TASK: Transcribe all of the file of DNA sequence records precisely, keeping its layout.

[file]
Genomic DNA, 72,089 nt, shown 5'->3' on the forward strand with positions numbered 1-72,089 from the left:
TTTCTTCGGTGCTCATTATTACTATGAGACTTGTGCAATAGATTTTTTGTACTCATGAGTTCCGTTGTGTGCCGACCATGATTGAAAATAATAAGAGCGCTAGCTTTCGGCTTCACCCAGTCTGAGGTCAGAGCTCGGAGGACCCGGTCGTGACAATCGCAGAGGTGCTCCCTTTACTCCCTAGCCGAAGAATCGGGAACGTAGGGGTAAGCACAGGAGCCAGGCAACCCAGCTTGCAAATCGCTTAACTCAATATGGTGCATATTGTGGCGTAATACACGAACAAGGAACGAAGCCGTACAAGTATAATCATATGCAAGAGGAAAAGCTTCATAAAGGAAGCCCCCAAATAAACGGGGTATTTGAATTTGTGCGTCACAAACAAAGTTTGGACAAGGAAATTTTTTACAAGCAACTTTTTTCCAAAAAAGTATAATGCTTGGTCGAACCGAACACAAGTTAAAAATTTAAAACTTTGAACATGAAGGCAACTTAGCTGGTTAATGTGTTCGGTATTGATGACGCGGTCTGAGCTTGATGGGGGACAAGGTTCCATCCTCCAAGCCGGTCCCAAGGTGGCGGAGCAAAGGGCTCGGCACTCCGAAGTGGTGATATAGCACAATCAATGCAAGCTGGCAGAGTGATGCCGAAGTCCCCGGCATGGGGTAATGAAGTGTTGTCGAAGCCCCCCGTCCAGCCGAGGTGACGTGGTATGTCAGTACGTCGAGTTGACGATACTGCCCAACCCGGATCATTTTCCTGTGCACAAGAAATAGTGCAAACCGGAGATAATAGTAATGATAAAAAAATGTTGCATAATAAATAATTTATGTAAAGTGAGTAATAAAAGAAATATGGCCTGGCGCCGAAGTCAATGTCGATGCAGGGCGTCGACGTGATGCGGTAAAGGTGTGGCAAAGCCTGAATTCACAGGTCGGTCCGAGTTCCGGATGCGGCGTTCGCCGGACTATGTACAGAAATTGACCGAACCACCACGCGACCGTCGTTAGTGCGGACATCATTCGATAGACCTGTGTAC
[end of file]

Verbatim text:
Genomic DNA, 72,089 nt, shown 5'->3' on the forward strand with positions numbered 1-72,089 from the left:
TTTCTTCGGTGCTCATTATTACTATGAGACTTGTGCAATAGATTTTTTGTACTCATGAGTTCCGTTGTGTGCCGACCATGATTGAAAATAATAAGAGCGCTAGCTTTCGGCTTCACCCAGTCTGAGGTCAGAGCTCGGAGGACCCGGTCGTGACAATCGCAGAGGTGCTCCCTTTACTCCCTAGCCGAAGAATCGGGAACGTAGGGGTAAGCACAGGAGCCAGGCAACCCAGCTTGCAAATCGCTTAACTCAATATGGTGCATATTGTGGCGTAATACACGAACAAGGAACGAAGCCGTACAAGTATAATCATATGCAAGAGGAAAAGCTTCATAAAGGAAGCCCCCAAATAAACGGGGTATTTGAATTTGTGCGTCACAAACAAAGTTTGGACAAGGAAATTTTTTACAAGCAACTTTTTTCCAAAAAAGTATAATGCTTGGTCGAACCGAACACAAGTTAAAAATTTAAAACTTTGAACATGAAGGCAACTTAGCTGGTTAATGTGTTCGGTATTGATGACGCGGTCTGAGCTTGATGGGGGACAAGGTTCCATCCTCCAAGCCGGTCCCAAGGTGGCGGAGCAAAGGGCTCGGCACTCCGAAGTGGTGATATAGCACAATCAATGCAAGCTGGCAGAGTGATGCCGAAGTCCCCGGCATGGGGTAATGAAGTGTTGTCGAAGCCCCCCGTCCAGCCGAGGTGACGTGGTATGTCAGTACGTCGAGTTGACGATACTGCCCAACCCGGATCATTTTCCTGTGCACAAGAAATAGTGCAAACCGGAGATAATAGTAATGATAAAAAAATGTTGCATAATAAATAATTTATGTAAAGTGAGTAATAAAAGAAATATGGCCTGGCGCCGAAGTCAATGTCGATGCAGGGCGTCGACGTGATGCGGTAAAGGTGTGGCAAAGCCTGAATTCACAGGTCGGTCCGAGTTCCGGATGCGGCGTTCGCCGGACTATGTACAGAAATTGACCGAACCACCACGCGACCGTCGTTAGTGCGGACATCATTCGATAGACCTGTGTAC